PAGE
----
Roadtrek 190 For Sale

Winchester State Park, Idaho
Now that we have ended our little road trip, I find that I am missing that easy subject material for blog posts.  As I wrack my brain for other interesting things to write about, I guess I can fall back on some "retrospective" posts to fill the time.
I was originally going to write a post about the different places we camped on our trip, but even I found that a bit dull and it was my idea.  Instead I'll turn this into a marketing post.  As soon as I get the ambition to finish removing all our personal belongings from the van we will be putting it up for sale.  With that in mind, I'll do a quick description of the van with a bunch of "you could be here" photos to see if any of our blog readers might be interested in buying it.  I normally wouldn't try to sell a vehicle to friends, but this one worked out so well for us with almost no issues that I feel OK about passing it along.
City of Rocks, Idaho
The van is a 1994 Dodge one ton stretch 19 foot van, also known as the B350 van.
It has the Dodge 5.2 liter Magnum engine (318 for you old school folks) and a four speed automatic transmission.
It has a big fuel tank, I think it's 35 gallon, with a brand new fuel pump.  On our trip we averaged over 14 MPG so the theoretical range is almost 500 miles.
Because the van was originally from Canada, the speedometer and odometer are in kilometers, so mileage has to be converted but comes out to about 150,000 miles on the van currently.
Nine Mile Canyon, Utah
It was converted to a camper by the Canadian company Home and Park under the brand name Roadtrek, who are well known in the camper world as doing very high quality conversions.  This one is the 190 Popular model.
The van has seating with seat belts for three, two captains chairs up front and a third seat behind the passenger.  This worked out well for us to have a belted seat for the car seat for Madeline.
Black Dragon Canyon, Utah
Camper accommodations include a two burner stove with overhead exhaust hood, a convection toaster oven, a three-way 120V/12V/propane fridge, cold water only pressure water to a single sink, electric flush toilet, propane furnace, air conditioner, a table that seats four adults and converts into a 6 foot square bed (almost king size), and lots of cabinets for storage.  There is also a smaller "cocktail" table that mounts up forward, used with the three forward seats when the two captains chairs are swiveled around to face aft.  The third seat can be converted into another single bed, but Madeline is small enough to sleep with us so we never tried it out.  There is 6 foot standing headroom in the center section of the van.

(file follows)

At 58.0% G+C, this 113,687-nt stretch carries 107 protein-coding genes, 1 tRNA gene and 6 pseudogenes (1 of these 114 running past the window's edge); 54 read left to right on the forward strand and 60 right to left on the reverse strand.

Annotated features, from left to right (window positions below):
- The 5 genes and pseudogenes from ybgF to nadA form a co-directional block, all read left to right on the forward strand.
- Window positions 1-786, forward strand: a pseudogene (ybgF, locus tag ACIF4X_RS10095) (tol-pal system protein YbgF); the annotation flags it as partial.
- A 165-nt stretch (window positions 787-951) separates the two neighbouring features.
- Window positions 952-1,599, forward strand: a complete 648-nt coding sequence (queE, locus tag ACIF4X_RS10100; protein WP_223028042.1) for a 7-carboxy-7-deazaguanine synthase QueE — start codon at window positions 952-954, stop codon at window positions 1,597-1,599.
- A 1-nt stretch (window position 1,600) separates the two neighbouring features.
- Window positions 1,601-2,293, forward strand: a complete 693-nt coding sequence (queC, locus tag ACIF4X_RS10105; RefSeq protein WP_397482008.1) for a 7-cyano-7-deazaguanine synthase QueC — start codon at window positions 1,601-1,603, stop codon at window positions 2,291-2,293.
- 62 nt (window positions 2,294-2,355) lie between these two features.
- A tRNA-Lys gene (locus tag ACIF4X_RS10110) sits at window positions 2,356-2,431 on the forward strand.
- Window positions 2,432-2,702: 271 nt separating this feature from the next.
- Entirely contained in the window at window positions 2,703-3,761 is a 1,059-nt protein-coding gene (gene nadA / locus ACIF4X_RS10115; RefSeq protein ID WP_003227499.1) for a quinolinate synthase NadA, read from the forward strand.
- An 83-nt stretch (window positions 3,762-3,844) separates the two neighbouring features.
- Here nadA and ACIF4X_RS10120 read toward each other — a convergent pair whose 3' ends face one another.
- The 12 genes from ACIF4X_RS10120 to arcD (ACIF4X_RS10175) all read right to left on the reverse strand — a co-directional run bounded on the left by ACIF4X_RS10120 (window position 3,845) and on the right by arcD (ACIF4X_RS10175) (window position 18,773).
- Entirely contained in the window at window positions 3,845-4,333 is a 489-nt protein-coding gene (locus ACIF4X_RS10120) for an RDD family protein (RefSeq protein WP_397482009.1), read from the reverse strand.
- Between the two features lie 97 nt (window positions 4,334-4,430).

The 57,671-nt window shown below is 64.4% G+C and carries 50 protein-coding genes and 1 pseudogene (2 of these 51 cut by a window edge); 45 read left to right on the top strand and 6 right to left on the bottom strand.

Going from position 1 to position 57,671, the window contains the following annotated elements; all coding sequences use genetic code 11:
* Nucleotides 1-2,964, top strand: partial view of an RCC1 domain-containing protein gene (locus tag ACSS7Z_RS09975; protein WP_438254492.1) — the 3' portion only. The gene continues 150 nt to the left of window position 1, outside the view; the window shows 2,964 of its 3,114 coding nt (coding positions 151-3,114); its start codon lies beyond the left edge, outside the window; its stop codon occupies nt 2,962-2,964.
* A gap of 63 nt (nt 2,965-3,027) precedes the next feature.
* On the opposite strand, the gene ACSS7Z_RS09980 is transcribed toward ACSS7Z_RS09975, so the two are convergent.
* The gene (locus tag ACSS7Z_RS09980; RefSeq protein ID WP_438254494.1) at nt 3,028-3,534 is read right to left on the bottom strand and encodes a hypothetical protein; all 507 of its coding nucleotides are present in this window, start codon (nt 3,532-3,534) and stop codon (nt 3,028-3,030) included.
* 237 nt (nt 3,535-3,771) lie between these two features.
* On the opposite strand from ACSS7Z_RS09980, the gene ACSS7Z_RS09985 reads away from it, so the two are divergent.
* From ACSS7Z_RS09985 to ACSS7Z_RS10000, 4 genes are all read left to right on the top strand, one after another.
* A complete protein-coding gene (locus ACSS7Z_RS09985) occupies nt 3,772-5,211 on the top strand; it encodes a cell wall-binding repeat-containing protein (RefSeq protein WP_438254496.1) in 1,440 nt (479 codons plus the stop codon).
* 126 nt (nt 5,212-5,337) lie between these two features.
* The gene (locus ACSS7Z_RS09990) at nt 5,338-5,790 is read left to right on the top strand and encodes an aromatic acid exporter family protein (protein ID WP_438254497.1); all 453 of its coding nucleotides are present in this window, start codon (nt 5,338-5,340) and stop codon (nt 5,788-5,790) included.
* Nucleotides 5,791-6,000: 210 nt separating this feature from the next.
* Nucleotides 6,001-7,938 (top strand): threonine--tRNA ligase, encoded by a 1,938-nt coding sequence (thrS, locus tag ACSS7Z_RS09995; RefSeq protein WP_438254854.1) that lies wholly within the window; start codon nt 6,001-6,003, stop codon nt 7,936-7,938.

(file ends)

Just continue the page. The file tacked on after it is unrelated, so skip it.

Indian Creek, Utah
There is a fresh water tank that feeds both the sink and toilet, with separate waste water tanks for each.
It has good ventilation, an overhead vent with an exhaust fan, as well as seven opening windows, all with screens to keep the bugs out.  All the windows, including the windshield, have curtains for total privacy while parked.
There is a separate battery to run the water pump and lights in the camper, and I converted most of the lights over to LED for our trip.
City of Rocks, New Mexico
There is an attached power cord to plug the van in to household power, with a standard campground 30amp plug and a 15amp conversion to use a standard house outlet.  The air conditioner and toaster oven require the van to be plugged in, everything else runs off the camper battery.  The battery is recharged by its own charger if the van is plugged in, or by an oversized alternator when the engine is running.
The tires still have good tread, but the sidewalls are dried out and weather-checked from sitting, so the tires should be replaced.  Otherwise I wouldn't hesitate to drive the van across the country again.  It starts right up in any weather and runs and drives fine.
If you are interested or know someone that is, let me know and don't hesitate to ask questions.

Friday, February 28, 2014

Our little Road Trip, by the numbers

Seems like a lot of folks like to see a post-trip wrap up along with some of the numbers and statistics associated with our travel.

Dates of travel: 10-15-2013 to 2-19-2014
Total number of days: 127
Miles traveled: 12,664
Average MPG: 14.3
States visited*: 37

Out of the 127 nights out:

Nights spent in motels: 19